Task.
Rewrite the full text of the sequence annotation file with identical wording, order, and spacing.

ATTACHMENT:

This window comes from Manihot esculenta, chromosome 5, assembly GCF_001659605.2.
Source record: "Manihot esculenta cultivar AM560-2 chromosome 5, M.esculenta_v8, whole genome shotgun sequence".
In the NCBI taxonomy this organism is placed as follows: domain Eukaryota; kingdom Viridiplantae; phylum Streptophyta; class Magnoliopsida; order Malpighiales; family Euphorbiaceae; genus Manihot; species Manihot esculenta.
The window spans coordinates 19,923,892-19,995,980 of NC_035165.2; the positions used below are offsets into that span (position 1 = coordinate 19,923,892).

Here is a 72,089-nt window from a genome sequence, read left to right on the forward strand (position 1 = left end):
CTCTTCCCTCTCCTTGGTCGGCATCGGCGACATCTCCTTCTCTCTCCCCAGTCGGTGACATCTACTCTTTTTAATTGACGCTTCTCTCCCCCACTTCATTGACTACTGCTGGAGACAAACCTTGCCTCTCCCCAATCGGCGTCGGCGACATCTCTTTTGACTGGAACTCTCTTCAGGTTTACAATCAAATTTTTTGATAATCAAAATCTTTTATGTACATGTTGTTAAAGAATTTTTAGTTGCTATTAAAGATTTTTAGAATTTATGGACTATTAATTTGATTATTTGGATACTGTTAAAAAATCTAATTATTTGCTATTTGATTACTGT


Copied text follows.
This window comes from Manihot esculenta, chromosome 5, assembly GCF_001659605.2.
Source record: "Manihot esculenta cultivar AM560-2 chromosome 5, M.esculenta_v8, whole genome shotgun sequence".
In the NCBI taxonomy this organism is placed as follows: domain Eukaryota; kingdom Viridiplantae; phylum Streptophyta; class Magnoliopsida; order Malpighiales; family Euphorbiaceae; genus Manihot; species Manihot esculenta.
The window spans coordinates 19,923,892-19,995,980 of NC_035165.2; the positions used below are offsets into that span (position 1 = coordinate 19,923,892).

Here is a 72,089-nt window from a genome sequence, read left to right on the forward strand (position 1 = left end):
CTCTTCCCTCTCCTTGGTCGGCATCGGCGACATCTCCTTCTCTCTCCCCAGTCGGTGACATCTACTCTTTTTAATTGACGCTTCTCTCCCCCACTTCATTGACTACTGCTGGAGACAAACCTTGCCTCTCCCCAATCGGCGTCGGCGACATCTCTTTTGACTGGAACTCTCTTCAGGTTTACAATCAAATTTTTTGATAATCAAAATCTTTTATGTACATGTTGTTAAAGAATTTTTAGTTGCTATTAAAGATTTTTAGAATTTATGGACTATTAATTTGATTATTTGGATACTGTTAAAAAATCTAATTATTTGCTATTTGATTACTGT